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Exec quit Nama 'because of State interference'

A former senior executive at Nama has accused the Government of "interference" in the toxic loans agency, and blamed the Department of Finance specifically for his early departure.

Speaking for the first time about his surprise resignation last January as Nama's head of lending and corporate finance, Graham Emmett rejected the suggestion that he had fallen out with Nama chief executive Brendan McDonagh and pointed the finger of blame at Finance Minister Michael Noonan's department.

Speaking to the Sunday Independent from the offices of ICG Longbow Real Estate Capital in London, where he has just been appointed as a partner, Mr Emmett said: "I don't have any issues with Brendan McDonagh and I don't think he has any issues with me. My issues lay with your Government.

"It has nothing at all to do with the board or the executive of Nama. The reasons I left were more to do with Michael Noonan's office rather than anything else. I have no problem with the board of Nama. My issue was the interference by Government in the employment contracts that had been signed."

Asked if his early departure from Nama had anything to do with the decision not to pay bonuses to its employees last year, he said: "It's not just that. It's the minimum salary and the requests for [pay] reductions and the long-term incentive plan, the whole gamut. It's not just to do with bonuses."

Spokesmen for both Nama and for the Department of Finance declined to comment.

While 15 employees have resigned from their positions at Nama since the beginning of this year, Mr Emmett is one of a smaller number of key executives to have exited from the agency recently to seek opportunities elsewhere.

According to its website, Mr Emmett's new employers, ICG Longbow Real Estate, specialise in providing access to credit funds specialising in UK commercial real estate debt.

Only last week, Ronan Fox, a former senior asset manager at Nama, took up a new position as a real estate adviser with the Abu Dhabi Investment Authority (ADIA). Prior to his departure from Nama, Mr Fox had been responsible for borrower repayment plans, asset strategy and managing the selling down of a distressed loan portfolio of some €6bn, according to his LinkedIn profile.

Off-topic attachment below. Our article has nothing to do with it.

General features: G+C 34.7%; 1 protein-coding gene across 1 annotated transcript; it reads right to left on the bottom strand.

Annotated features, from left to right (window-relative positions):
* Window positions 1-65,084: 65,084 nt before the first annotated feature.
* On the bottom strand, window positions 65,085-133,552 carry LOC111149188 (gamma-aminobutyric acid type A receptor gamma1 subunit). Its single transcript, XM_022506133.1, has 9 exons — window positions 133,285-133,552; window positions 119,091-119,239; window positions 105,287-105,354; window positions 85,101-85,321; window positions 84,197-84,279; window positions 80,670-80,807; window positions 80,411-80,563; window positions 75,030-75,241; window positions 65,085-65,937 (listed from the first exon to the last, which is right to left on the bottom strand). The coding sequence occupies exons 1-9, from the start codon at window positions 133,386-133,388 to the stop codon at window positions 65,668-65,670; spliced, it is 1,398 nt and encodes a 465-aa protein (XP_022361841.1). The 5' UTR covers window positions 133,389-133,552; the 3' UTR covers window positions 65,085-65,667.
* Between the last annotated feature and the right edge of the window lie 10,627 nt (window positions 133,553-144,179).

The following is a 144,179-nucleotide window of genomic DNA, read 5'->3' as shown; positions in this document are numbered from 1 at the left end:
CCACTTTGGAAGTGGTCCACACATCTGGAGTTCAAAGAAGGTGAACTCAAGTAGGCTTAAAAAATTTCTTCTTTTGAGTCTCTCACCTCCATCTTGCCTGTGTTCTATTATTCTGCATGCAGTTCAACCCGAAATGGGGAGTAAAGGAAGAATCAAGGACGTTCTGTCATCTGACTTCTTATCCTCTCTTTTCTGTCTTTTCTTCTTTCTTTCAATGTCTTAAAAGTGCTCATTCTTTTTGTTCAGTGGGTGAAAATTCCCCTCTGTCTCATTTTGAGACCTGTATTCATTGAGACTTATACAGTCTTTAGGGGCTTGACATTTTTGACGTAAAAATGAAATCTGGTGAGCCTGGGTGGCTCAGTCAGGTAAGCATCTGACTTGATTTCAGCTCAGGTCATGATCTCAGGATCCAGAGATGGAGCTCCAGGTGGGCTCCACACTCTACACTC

Mr Fox's new employers, the ADIA, has shown a renewed interest in UK real estate, reportedly closing in on a deal to buy a portfolio of 42 Marriott hotels currently in administration.

The Marriott portfolio had been owned by a joint­venture between Avestus Capital Partners (the investment company that was formerly Derek Quinlan's Quinlan Private), Israeli investor Igal Ahouvi, and Israeli investment company Delek Global Real Estate.

Selena Dicker -- a former team leader in lending and corporate finance at Nama -- resigned from her position with the agency last August, having spent two years working there. Commenting on her current status, Ms Dicker has posted what would appear to be a tongue-in-cheek remark on her LinkedIn profile, saying simply: "Gardening and yachting until further notice."

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Asked in an interview with the Sunday Independent last July how many Nama employees had been "poached" from it to date, Nama chairman Frank Daly said: "In the past few months we have certainly lost half a dozen key people simply because they are being poached and that is a concern for us.

"We're concerned because we need those skills and people of that type of expertise and calibre to get the best result out of our portfolio."

Asked what safeguards Nama had in place to protect it against the possibility that former employees could be snapped up by investment funds with a view to exploiting their insight into its operations, Mr Daly said: "We have in their contracts constraints and clauses about confidentiality... and if they end up coming back into Nama and try to do business with us on behalf of some fund there would be restrictions on that."

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